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Publication numberUS7079895 B2
Publication typeGrant
Application numberUS 10/424,192
Publication dateJul 18, 2006
Filing dateApr 25, 2003
Priority dateApr 25, 2003
Fee statusPaid
Also published asCA2523403A1, DE602004014752D1, EP1617901A2, EP1617901B1, US20040215252, WO2004096345A2, WO2004096345A3
Publication number10424192, 424192, US 7079895 B2, US 7079895B2, US-B2-7079895, US7079895 B2, US7079895B2
InventorsAlexander Adrianus Martinus Verbeek, Frits W. Prinzen
Original AssigneeMedtronic, Inc.
Export CitationBiBTeX, EndNote, RefMan
External Links: USPTO, USPTO Assignment, Espacenet
Cardiac pacing for optimal intra-left ventricular resynchronization
US 7079895 B2
Abstract
Cardiac pacing to treat ventricle dysynchrony for improved cardiac function is performed as follows. Early paced inter-ventricular asynchrony is determined during ventricular pacing. Baseline inter-ventricular asynchrony is determined without pacing. Average inter-ventricular asynchrony is calculated by averaging the early paced inter-ventricular asynchrony and the baseline inter-ventricular asynchrony. Atrio-ventricular delay and ventricular-ventricular delay are adjusted during ventricular pacing to yield the average inter-ventricular asynchrony for optimal intra-left ventricular resynchronization and maximal cardiac function. The elements above can be configured in software contained in an implantable medical device or embodied as a computer software product that includes a medium readable by a processor.
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Claims(15)
1. A method of cardiac pacing for optimal intra-left ventricular resynchronization, comprising:
determining an early paced inter-ventricular asynchrony during ventricular pacing;
determining a baseline inter-ventricular asynchrony without pacing;
calculating an average inter-ventricular asynchrony by averaging the early paced inter-ventricular asynchrony and the baseline inter-ventricular asynchrony; and,
adjusting atrio-ventricular delay and ventricular-ventricular delay during ventricular pacing to yield the average inter-ventricular asynchrony for intra-left ventricular resynchronization.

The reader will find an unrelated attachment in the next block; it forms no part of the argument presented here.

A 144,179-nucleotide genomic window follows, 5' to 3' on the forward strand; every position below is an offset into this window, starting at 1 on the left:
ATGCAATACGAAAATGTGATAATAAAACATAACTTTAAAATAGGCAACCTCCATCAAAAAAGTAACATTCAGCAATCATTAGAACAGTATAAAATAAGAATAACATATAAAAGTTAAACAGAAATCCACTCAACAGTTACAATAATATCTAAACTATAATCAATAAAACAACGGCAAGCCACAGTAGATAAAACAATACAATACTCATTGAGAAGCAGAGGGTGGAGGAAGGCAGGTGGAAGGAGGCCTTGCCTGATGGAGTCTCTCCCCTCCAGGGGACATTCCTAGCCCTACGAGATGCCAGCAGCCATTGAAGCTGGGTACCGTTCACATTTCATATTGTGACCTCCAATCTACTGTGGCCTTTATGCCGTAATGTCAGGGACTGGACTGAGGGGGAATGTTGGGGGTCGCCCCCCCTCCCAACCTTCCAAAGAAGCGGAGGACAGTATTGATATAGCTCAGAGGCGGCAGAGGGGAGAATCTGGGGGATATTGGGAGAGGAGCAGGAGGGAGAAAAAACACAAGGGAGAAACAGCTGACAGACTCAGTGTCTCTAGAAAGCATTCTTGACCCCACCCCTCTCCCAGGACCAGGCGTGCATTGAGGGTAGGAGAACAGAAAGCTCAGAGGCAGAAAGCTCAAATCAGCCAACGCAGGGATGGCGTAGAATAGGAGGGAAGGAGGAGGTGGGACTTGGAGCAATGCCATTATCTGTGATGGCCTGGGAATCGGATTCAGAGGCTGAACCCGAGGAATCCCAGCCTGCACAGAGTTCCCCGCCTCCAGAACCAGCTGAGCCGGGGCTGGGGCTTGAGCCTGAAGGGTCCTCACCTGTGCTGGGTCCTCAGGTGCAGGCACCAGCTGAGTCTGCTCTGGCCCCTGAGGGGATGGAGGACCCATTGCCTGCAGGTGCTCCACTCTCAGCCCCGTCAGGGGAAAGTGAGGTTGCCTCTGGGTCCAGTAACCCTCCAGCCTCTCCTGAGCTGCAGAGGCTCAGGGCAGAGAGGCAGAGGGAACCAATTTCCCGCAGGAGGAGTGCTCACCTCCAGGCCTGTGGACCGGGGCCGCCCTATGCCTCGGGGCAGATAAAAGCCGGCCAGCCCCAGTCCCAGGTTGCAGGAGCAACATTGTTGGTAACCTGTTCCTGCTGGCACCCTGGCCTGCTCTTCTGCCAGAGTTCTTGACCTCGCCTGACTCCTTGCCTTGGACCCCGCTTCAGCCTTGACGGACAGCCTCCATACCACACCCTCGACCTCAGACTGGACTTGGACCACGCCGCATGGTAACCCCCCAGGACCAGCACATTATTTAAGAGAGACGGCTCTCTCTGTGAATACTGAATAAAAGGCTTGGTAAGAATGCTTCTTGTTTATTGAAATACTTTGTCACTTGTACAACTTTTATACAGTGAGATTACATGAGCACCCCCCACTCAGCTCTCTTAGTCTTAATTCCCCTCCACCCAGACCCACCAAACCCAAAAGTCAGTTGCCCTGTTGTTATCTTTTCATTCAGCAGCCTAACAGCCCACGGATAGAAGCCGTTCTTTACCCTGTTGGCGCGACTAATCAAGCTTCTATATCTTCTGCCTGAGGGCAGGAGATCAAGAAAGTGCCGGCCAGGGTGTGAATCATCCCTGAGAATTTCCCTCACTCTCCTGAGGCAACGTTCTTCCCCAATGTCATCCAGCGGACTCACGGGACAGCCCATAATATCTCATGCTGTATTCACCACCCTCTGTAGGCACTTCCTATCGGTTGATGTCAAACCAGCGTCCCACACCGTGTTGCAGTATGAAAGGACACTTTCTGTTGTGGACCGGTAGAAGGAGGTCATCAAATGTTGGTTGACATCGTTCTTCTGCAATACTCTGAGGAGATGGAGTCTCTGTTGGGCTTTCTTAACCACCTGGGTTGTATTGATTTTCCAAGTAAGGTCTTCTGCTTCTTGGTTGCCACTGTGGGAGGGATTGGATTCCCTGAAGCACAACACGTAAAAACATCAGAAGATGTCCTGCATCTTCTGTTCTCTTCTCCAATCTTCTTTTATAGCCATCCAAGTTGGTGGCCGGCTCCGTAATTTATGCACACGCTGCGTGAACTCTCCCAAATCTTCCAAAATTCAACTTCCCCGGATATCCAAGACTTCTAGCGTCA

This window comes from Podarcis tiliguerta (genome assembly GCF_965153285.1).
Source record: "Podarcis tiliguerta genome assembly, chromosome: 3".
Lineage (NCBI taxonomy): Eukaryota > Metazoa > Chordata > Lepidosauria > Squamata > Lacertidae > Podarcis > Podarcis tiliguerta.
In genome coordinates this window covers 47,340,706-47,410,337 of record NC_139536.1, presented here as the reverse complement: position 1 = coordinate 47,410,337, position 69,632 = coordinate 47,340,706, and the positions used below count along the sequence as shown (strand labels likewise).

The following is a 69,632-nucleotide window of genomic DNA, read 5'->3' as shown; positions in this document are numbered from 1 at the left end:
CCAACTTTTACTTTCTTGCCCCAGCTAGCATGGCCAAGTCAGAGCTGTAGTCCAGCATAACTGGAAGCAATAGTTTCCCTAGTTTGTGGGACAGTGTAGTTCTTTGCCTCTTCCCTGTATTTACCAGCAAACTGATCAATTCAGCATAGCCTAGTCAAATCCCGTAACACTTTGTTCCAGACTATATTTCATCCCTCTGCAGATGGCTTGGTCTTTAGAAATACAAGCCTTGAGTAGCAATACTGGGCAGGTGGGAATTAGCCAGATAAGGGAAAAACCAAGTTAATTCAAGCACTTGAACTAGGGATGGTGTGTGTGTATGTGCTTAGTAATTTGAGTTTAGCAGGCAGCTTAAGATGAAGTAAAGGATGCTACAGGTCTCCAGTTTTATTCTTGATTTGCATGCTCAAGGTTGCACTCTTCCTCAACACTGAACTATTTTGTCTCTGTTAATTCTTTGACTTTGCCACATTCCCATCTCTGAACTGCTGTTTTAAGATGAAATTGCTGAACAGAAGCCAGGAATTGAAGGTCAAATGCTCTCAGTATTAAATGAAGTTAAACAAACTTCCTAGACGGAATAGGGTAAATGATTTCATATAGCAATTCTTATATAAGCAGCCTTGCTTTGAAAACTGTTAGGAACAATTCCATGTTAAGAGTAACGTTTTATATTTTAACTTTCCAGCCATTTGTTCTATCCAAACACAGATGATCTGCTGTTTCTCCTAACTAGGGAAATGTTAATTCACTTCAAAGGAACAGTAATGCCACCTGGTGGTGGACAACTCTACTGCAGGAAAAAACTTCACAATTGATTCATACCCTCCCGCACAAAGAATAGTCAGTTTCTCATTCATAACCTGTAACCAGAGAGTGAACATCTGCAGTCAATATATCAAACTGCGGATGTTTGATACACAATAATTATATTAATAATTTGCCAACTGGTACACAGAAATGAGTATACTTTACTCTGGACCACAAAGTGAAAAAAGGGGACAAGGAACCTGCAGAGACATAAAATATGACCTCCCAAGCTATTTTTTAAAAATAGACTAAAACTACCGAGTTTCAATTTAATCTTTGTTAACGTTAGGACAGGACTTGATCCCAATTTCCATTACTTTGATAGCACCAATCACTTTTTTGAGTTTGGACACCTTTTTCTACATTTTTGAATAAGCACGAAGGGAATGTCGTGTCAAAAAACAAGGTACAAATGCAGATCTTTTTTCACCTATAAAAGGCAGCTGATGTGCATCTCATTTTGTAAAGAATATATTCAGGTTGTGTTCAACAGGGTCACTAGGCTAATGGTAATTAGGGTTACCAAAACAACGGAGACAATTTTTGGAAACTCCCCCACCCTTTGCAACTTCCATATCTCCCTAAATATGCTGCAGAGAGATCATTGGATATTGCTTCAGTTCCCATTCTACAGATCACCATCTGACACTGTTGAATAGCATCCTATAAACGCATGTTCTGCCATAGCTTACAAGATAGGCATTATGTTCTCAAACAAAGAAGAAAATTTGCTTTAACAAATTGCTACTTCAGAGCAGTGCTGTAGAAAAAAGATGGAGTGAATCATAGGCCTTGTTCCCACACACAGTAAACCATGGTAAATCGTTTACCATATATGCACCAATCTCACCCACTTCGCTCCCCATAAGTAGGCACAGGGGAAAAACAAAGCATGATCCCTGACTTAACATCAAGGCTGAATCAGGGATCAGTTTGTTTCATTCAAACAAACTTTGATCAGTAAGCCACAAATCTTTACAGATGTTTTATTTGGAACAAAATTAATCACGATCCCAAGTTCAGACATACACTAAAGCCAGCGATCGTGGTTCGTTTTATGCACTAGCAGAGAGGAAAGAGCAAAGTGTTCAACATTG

2. The method as in claim 1, wherein the average inter-ventricular asynchrony optimizes cardiac function by minimizing intra-left ventricular asynchrony.
3. The method as in claim 1, wherein the early paced inter-ventricular asynchrony is determined by applying a short atrio-ventricular delay and then measuring an activation delay between the left-ventricle and the right-ventricle.
4. The method as in claim 3, wherein the short atrio-ventricular delay is less than 50 ms.
5. The method as in claim 1, wherein the baseline inter-ventricular asynchrony is determined by measuring an activation delay between a left-ventricle and a right-ventricle.
6. The method as in claim 1, wherein intra-left ventricular resynchronization is optimized automatically by the implantable cardiac device.
7. The method as in claim 1, wherein paced inter-ventricular asynchrony is determined during ventricular pacing using left ventricular pacing with a short atrio-ventricular delay.
8. The method as in claim 1, wherein atrio-ventricular delay and ventricular-ventricular delay are adjusted by
adjusting atrio-ventricular delay by an atrio-ventricular delay increment and increasing ventricular-ventricular delay by a ventricular-ventricular delay increment,
measuring an inter-ventricular asynchrony,
comparing the inter-ventricular asynchrony to the average inter-ventricular asynchrony,
adjusting atrio-ventricular delay by an atrio-ventricular delay increment and increasing or decreasing ventricular-ventricular delay by a ventricular-ventricular delay increment, and,
setting the atrio-ventricular delay and ventricular-ventricular delay once the average inter-ventricular asynchrony is reached.
9. The method as in claim 8, wherein the atrio-ventricular delay increment and the ventricular-ventricular delay increment are less than about 30 ms.
10. The method as in claim 8, wherein the inter-ventricular asynchrony is sensed using a left-ventricular pacing lead and a right-ventricular pacing lead.
11. The method as in claim 8, wherein comparing the inter-ventricular asynchrony to the average inter-ventricular asynchrony is performed by minimizing the absolute difference between the inter-ventricular asynchrony and the average inter-ventricular asynchrony.
12. A cardiac pacemaker configured for optimizing intra-left ventricular resynchronization, comprising:
means for determining an early paced inter-ventricular asynchrony during ventricular pacing;
means for determining a baseline inter-ventricular asynchrony without pacing;
means for calculating average inter-ventricular asynchrony by averaging the paced inter-ventricular asynchrony and the baseline inter-ventricular asynchrony;
means for adjusting atrio-ventricular delay and ventricle-ventricle delay during ventricular pacing to yield the average inter-ventricular asynchrony for intra-left ventricular resynchronization.